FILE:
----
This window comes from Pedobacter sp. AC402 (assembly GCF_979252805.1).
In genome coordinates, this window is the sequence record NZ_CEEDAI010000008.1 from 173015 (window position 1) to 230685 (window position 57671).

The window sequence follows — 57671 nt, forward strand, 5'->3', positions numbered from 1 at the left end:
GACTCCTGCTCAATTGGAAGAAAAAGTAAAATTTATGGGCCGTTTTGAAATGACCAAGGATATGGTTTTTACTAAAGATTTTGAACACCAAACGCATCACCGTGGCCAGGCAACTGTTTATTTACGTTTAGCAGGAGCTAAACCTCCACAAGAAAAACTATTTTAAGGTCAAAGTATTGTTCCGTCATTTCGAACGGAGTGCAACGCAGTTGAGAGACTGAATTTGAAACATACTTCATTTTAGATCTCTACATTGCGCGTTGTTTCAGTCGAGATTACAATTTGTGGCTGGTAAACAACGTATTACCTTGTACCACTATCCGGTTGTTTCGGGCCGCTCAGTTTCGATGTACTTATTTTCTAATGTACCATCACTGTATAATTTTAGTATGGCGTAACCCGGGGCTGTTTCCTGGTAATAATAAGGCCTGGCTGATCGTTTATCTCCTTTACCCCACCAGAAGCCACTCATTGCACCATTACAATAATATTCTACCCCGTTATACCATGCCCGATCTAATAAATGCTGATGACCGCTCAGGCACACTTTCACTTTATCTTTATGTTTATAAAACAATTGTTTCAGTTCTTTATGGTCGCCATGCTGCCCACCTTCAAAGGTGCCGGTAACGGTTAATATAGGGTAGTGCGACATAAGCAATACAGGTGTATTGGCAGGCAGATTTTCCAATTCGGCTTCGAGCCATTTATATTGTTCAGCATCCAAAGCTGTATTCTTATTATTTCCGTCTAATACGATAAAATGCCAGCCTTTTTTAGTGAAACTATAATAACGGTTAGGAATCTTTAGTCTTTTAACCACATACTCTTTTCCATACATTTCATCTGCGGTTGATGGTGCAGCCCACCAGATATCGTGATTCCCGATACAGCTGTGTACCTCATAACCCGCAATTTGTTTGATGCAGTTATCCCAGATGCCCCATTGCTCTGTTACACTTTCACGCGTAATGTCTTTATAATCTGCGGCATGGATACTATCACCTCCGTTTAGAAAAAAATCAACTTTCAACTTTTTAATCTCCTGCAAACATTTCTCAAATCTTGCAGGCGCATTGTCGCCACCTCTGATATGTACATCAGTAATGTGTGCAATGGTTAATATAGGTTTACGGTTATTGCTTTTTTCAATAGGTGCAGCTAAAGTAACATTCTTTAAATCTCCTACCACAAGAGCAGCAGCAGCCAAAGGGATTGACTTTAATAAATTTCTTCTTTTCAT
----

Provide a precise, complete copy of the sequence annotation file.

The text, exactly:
This window comes from Pedobacter sp. AC402 (assembly GCF_979252805.1).
In genome coordinates, this window is the sequence record NZ_CEEDAI010000008.1 from 173015 (window position 1) to 230685 (window position 57671).

The window sequence follows — 57671 nt, forward strand, 5'->3', positions numbered from 1 at the left end:
GACTCCTGCTCAATTGGAAGAAAAAGTAAAATTTATGGGCCGTTTTGAAATGACCAAGGATATGGTTTTTACTAAAGATTTTGAACACCAAACGCATCACCGTGGCCAGGCAACTGTTTATTTACGTTTAGCAGGAGCTAAACCTCCACAAGAAAAACTATTTTAAGGTCAAAGTATTGTTCCGTCATTTCGAACGGAGTGCAACGCAGTTGAGAGACTGAATTTGAAACATACTTCATTTTAGATCTCTACATTGCGCGTTGTTTCAGTCGAGATTACAATTTGTGGCTGGTAAACAACGTATTACCTTGTACCACTATCCGGTTGTTTCGGGCCGCTCAGTTTCGATGTACTTATTTTCTAATGTACCATCACTGTATAATTTTAGTATGGCGTAACCCGGGGCTGTTTCCTGGTAATAATAAGGCCTGGCTGATCGTTTATCTCCTTTACCCCACCAGAAGCCACTCATTGCACCATTACAATAATATTCTACCCCGTTATACCATGCCCGATCTAATAAATGCTGATGACCGCTCAGGCACACTTTCACTTTATCTTTATGTTTATAAAACAATTGTTTCAGTTCTTTATGGTCGCCATGCTGCCCACCTTCAAAGGTGCCGGTAACGGTTAATATAGGGTAGTGCGACATAAGCAATACAGGTGTATTGGCAGGCAGATTTTCCAATTCGGCTTCGAGCCATTTATATTGTTCAGCATCCAAAGCTGTATTCTTATTATTTCCGTCTAATACGATAAAATGCCAGCCTTTTTTAGTGAAACTATAATAACGGTTAGGAATCTTTAGTCTTTTAACCACATACTCTTTTCCATACATTTCATCTGCGGTTGATGGTGCAGCCCACCAGATATCGTGATTCCCGATACAGCTGTGTACCTCATAACCCGCAATTTGTTTGATGCAGTTATCCCAGATGCCCCATTGCTCTGTTACACTTTCACGCGTAATGTCTTTATAATCTGCGGCATGGATACTATCACCTCCGTTTAGAAAAAAATCAACTTTCAACTTTTTAATCTCCTGCAAACATTTCTCAAATCTTGCAGGCGCATTGTCGCCACCTCTGATATGTACATCAGTAATGTGTGCAATGGTTAATATAGGTTTACGGTTATTGCTTTTTTCAATAGGTGCAGCTAAAGTAACATTCTTTAAATCTCCTACCACAAGAGCAGCAGCAGCCAAAGGGATTGACTTTAATAAATTTCTTCTTTTCAT